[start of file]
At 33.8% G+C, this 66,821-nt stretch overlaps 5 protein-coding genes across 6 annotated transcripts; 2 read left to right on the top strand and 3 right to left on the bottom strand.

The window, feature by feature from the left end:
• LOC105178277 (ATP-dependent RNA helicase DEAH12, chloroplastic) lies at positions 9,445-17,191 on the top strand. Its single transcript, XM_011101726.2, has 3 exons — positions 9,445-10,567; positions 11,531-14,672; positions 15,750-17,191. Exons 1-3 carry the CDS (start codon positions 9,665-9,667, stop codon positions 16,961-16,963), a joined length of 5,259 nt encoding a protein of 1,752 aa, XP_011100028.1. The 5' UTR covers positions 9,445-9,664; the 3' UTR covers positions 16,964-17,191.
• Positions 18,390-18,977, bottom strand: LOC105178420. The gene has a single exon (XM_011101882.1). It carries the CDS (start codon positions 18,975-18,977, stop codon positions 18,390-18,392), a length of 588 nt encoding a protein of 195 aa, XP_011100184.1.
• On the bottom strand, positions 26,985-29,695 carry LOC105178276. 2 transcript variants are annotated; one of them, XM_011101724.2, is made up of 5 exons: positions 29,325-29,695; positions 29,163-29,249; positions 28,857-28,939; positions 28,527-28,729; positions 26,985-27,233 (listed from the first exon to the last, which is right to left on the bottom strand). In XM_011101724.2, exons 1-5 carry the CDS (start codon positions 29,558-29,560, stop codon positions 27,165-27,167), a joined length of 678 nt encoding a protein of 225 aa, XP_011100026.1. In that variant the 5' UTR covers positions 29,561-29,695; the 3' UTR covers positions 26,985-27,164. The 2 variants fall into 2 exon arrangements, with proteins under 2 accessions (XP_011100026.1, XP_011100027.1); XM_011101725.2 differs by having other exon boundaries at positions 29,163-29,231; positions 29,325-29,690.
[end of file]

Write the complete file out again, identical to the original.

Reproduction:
At 33.8% G+C, this 66,821-nt stretch overlaps 5 protein-coding genes across 6 annotated transcripts; 2 read left to right on the top strand and 3 right to left on the bottom strand.

The window, feature by feature from the left end:
• LOC105178277 (ATP-dependent RNA helicase DEAH12, chloroplastic) lies at positions 9,445-17,191 on the top strand. Its single transcript, XM_011101726.2, has 3 exons — positions 9,445-10,567; positions 11,531-14,672; positions 15,750-17,191. Exons 1-3 carry the CDS (start codon positions 9,665-9,667, stop codon positions 16,961-16,963), a joined length of 5,259 nt encoding a protein of 1,752 aa, XP_011100028.1. The 5' UTR covers positions 9,445-9,664; the 3' UTR covers positions 16,964-17,191.
• Positions 18,390-18,977, bottom strand: LOC105178420. The gene has a single exon (XM_011101882.1). It carries the CDS (start codon positions 18,975-18,977, stop codon positions 18,390-18,392), a length of 588 nt encoding a protein of 195 aa, XP_011100184.1.
• On the bottom strand, positions 26,985-29,695 carry LOC105178276. 2 transcript variants are annotated; one of them, XM_011101724.2, is made up of 5 exons: positions 29,325-29,695; positions 29,163-29,249; positions 28,857-28,939; positions 28,527-28,729; positions 26,985-27,233 (listed from the first exon to the last, which is right to left on the bottom strand). In XM_011101724.2, exons 1-5 carry the CDS (start codon positions 29,558-29,560, stop codon positions 27,165-27,167), a joined length of 678 nt encoding a protein of 225 aa, XP_011100026.1. In that variant the 5' UTR covers positions 29,561-29,695; the 3' UTR covers positions 26,985-27,164. The 2 variants fall into 2 exon arrangements, with proteins under 2 accessions (XP_011100026.1, XP_011100027.1); XM_011101725.2 differs by having other exon boundaries at positions 29,163-29,231; positions 29,325-29,690.